The South American neighbour is in the the grip of a serious economic downturn and resultant social and political unrest caused by the plummet in world prices for oil - which is that country’s chief income earner. “There are immediate problems that need to be addressed such as a leaking cesspit and an overflowing soakaway.
By next Wednesday, our technical people will be here to address the issue. The toilet facilities are also insufficient. Within a month’s time we are hoping to accommodate ten persons at one time in the toilet facilties. We are placing emphasis on public health,” Doodnath said.
He was speaking to media personnel at Cedros following a meeting with officials from the Cedros port located on the beachfront at Bonnase Village geared at addressing the major concerns and challenges of the port. Among the officials were representatives from the SRC, Immigration Department, Coast Guard, Customs and Excise and the police officers.
In recent months Cedros, which is a legal port of entry in Trinidad, has seen an influx of Venezuelans.
This is mainly because of the social, economic and political problems being experienced in the neighbouring Spanish-speaking nation.
He estimated that at present about 75 Venezuelans enter the port every two days and when the facility was constructed some 20-plus years ago, it had catered for only about ten percent of that figure.
The chairman noted that 98 percent of the foreigners who legally entered the island return to their homeland. Many Venezuelans enter the island simply to purchase food items and some even spend the night in “public spaces” as they await transportation (boat) to return to Venezuela. “Local businesses are prepared for the influx of Venezuelans. Some Venezuelans are overnighting but that matter is being addressed by the police. Police assure there are no issues relative to the behaviour when Venezuelans pass through here.” Councillor for Cap-de-Ville/Cedros, Ramesh Sewnal said the Venezuelans are a boon to the economically depressed area in Cedros. “It is a boost to the economy as they are coming ready to spend money.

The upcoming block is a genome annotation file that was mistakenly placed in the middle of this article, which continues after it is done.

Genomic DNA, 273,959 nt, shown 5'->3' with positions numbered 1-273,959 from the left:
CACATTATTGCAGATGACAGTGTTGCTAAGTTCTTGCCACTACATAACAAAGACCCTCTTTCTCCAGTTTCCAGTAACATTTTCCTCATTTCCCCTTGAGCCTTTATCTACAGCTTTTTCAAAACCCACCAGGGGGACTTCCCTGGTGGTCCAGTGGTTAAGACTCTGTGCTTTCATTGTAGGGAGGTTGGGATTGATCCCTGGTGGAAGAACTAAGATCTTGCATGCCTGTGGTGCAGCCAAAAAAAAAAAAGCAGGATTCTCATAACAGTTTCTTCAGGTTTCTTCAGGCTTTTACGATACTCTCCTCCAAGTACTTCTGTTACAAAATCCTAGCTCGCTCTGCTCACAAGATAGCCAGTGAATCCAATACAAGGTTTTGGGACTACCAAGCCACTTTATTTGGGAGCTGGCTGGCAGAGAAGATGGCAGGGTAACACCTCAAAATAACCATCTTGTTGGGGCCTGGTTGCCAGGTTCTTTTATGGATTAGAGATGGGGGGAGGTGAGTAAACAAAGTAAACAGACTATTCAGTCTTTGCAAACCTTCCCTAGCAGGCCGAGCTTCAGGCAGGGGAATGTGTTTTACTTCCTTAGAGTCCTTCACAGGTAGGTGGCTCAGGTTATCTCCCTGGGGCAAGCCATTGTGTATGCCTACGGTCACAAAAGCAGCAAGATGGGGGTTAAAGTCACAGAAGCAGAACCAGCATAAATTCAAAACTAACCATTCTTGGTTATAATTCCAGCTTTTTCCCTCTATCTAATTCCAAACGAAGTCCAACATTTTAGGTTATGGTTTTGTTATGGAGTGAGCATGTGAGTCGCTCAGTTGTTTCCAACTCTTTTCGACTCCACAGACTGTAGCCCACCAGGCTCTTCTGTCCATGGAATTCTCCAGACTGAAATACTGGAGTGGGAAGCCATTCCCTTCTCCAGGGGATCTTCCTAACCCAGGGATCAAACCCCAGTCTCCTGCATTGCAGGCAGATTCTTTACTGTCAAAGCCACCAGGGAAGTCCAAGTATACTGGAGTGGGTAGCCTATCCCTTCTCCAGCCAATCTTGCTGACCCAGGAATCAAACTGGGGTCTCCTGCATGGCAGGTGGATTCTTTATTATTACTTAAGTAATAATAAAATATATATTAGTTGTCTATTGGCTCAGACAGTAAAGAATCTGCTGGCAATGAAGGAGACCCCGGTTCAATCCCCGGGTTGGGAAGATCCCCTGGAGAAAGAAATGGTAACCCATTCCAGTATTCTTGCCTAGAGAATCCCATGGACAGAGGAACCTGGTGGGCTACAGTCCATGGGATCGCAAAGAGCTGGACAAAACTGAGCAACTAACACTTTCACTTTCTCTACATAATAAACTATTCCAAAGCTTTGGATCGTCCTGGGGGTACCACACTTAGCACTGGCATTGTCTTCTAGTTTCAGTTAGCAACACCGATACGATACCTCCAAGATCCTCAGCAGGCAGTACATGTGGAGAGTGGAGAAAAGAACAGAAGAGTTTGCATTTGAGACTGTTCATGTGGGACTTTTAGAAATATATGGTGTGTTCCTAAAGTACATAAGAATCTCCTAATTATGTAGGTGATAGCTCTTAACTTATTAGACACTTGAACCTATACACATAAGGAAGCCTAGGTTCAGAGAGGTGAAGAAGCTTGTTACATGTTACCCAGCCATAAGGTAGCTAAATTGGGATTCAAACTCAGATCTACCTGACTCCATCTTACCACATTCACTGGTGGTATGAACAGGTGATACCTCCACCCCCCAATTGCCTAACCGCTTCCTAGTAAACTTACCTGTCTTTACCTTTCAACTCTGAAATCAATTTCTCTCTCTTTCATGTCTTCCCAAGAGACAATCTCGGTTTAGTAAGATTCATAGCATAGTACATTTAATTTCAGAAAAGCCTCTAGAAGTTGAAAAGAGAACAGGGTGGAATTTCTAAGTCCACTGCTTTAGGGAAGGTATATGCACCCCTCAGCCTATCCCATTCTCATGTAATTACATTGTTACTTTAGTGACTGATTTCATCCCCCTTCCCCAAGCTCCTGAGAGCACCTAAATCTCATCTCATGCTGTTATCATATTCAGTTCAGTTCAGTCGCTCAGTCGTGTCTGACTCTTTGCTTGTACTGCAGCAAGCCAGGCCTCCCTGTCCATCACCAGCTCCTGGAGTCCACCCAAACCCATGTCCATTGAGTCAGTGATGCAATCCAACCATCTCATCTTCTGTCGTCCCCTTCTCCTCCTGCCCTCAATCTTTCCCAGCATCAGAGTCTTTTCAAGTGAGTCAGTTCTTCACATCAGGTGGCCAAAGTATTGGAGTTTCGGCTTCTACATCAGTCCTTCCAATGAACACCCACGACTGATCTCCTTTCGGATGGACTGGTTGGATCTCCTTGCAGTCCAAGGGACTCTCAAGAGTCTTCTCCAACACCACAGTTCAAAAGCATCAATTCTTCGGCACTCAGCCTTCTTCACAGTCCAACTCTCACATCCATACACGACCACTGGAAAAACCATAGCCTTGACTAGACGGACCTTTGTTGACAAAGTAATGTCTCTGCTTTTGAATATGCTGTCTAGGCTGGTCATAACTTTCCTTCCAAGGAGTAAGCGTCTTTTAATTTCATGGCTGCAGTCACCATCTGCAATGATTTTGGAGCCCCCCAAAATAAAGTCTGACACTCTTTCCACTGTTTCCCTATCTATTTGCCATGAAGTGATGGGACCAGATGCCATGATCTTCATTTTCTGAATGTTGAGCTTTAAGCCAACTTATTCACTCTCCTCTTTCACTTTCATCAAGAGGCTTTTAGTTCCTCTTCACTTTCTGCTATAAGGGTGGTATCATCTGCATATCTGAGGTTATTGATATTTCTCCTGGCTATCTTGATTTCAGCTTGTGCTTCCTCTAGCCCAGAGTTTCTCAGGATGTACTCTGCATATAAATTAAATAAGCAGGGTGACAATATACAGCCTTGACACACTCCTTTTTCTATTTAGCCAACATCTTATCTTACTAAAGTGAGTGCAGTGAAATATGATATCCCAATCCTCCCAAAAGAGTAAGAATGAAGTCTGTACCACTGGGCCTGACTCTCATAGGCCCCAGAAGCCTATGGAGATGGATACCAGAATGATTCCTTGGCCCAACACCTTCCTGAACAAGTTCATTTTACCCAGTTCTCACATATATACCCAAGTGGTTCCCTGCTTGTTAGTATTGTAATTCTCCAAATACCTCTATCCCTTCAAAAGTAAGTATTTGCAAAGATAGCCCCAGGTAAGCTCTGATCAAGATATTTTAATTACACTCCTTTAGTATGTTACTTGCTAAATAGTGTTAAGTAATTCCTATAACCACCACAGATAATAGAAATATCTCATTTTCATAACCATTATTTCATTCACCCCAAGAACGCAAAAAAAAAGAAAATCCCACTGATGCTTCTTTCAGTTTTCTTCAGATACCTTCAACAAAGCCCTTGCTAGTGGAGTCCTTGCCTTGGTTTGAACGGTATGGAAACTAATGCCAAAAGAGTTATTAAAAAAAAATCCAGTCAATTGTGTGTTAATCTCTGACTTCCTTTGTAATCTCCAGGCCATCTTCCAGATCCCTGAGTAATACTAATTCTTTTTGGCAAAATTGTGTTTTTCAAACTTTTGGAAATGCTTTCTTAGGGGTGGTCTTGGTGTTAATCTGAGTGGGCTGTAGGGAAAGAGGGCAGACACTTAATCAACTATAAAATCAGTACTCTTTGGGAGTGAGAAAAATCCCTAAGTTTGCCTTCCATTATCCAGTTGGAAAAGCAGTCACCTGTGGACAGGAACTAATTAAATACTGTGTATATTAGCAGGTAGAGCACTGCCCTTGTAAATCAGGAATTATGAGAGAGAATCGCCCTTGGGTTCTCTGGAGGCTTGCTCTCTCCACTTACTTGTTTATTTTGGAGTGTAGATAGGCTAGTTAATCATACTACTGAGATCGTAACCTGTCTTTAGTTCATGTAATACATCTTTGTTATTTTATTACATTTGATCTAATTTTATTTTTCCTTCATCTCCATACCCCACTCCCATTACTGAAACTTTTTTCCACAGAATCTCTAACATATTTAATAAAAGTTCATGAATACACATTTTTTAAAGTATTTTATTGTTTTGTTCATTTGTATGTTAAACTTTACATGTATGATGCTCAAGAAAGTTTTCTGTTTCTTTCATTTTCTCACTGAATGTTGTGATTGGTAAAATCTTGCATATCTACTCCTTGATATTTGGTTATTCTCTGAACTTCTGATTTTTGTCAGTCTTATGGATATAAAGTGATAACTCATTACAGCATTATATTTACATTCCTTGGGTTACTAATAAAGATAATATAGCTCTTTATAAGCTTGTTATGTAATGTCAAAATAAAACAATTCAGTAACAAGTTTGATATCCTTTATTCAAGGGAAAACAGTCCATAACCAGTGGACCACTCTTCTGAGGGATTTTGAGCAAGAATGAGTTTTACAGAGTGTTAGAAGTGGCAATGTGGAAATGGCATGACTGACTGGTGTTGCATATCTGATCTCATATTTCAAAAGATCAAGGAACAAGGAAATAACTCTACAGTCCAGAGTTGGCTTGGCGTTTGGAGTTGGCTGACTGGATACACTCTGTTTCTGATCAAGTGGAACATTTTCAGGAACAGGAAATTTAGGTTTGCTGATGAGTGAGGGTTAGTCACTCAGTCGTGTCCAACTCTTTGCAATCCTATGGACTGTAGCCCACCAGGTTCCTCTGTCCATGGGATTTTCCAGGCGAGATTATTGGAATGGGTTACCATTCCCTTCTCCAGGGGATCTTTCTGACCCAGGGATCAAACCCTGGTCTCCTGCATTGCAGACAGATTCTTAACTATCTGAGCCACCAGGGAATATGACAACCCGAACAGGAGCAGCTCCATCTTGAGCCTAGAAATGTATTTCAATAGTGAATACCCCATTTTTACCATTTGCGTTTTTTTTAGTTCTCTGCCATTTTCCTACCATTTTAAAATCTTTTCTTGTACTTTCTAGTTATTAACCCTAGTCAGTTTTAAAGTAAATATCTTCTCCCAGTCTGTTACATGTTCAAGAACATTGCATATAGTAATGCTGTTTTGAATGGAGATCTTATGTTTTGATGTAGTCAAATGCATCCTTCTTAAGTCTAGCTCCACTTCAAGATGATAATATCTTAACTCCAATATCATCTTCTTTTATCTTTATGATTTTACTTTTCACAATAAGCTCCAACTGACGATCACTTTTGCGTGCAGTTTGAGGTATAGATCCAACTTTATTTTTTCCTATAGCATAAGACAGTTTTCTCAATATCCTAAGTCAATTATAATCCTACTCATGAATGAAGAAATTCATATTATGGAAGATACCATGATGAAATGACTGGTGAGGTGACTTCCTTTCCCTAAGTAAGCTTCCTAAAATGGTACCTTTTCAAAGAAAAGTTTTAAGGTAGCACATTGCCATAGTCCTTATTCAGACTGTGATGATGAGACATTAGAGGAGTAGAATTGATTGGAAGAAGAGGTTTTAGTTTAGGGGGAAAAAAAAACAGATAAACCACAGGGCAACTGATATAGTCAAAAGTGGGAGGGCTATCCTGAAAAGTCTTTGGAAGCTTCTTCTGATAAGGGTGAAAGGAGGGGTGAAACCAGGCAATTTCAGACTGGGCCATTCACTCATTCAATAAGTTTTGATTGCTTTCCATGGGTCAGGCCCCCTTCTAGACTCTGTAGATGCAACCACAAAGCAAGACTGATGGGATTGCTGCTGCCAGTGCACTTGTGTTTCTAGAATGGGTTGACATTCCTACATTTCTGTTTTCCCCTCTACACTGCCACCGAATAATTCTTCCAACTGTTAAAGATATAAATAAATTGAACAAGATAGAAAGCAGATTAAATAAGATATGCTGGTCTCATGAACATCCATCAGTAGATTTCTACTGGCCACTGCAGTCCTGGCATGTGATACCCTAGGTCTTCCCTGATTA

The Venezuelans behave well and come in legally. Business is booming.
Most of the residents do not have an issue with the arrival of the Venezuelans,” Sewnal said. Venezuelan Magdalena Montrose, 66, of Maturin said two locations in her home country, namely the Capital District and bordering state Miranda, are not affected by food shortages.
The mother of two explained that mechanisms put in plce by past president Hugo Chavez for his “own people” are helping to create the crises her homeland faces.
“Chavez did some good things and some bad things. A lot of people who Chavez helped, they just took the money. He tried to help the people but they are making mischief. The own people from his party are mashing up his business.
They are not doing the things right.
(Nicolas) Maduro could give orders, but it takes two hands to clap,” she said.